This close-knit approach wouldn’t suit every company, but has created huge wins for Hunt and her mentee.

“She is the person I want to leave the business to when I retire,” she explains. “I’ve grown somebody who can do the job and can make decisions without me always having to be there.”

Looking further afield

Despite the obvious advantages that keeping mentoring relationships within four walls has provided Hunt, some feel that a natural separation – of a sort – between mentor and mentee is important for success. Corporate governance expert David Doughty has been an active participant in mentoring throughout his career and cites a potential conflict of interest as one of the reasons he engages with people outside his personal and professional circles.

Doughty feels the pressures of discussing professional situations with a superior could reduce the feeling of freedom and honesty enjoyed by the mentee.

He also worries that these in-house relationships could cross the line from using experience to advise a junior person, towards telling them what to do. “I avoid that situation and mentor people who aren’t connected with me or my business in any way,” he reflects.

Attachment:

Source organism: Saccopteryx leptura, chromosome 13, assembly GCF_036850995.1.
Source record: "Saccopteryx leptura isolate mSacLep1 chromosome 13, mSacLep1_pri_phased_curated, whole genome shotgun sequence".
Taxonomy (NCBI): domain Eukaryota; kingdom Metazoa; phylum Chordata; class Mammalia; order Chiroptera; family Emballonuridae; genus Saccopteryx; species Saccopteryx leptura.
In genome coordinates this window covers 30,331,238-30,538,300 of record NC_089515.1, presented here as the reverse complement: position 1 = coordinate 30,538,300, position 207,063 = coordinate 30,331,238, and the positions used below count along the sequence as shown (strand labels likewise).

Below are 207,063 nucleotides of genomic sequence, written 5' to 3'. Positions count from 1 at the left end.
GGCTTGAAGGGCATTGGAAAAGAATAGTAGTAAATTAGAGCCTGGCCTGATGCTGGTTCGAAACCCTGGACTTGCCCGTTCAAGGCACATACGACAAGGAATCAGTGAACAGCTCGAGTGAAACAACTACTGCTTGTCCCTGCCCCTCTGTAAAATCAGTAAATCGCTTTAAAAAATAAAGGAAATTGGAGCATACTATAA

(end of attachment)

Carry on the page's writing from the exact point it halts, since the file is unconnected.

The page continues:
Anthea Morris, finance director at health screening and information company Better2Know, is a passionate advocate of mentoring and also favours an outside approach to her relationship-building. She feels that between a junior and senior member of the same company there is “some element of judging” and that the more experienced party may subconsciously be “committed to delivering the best solution for the organisation, not necessarily the mentee”.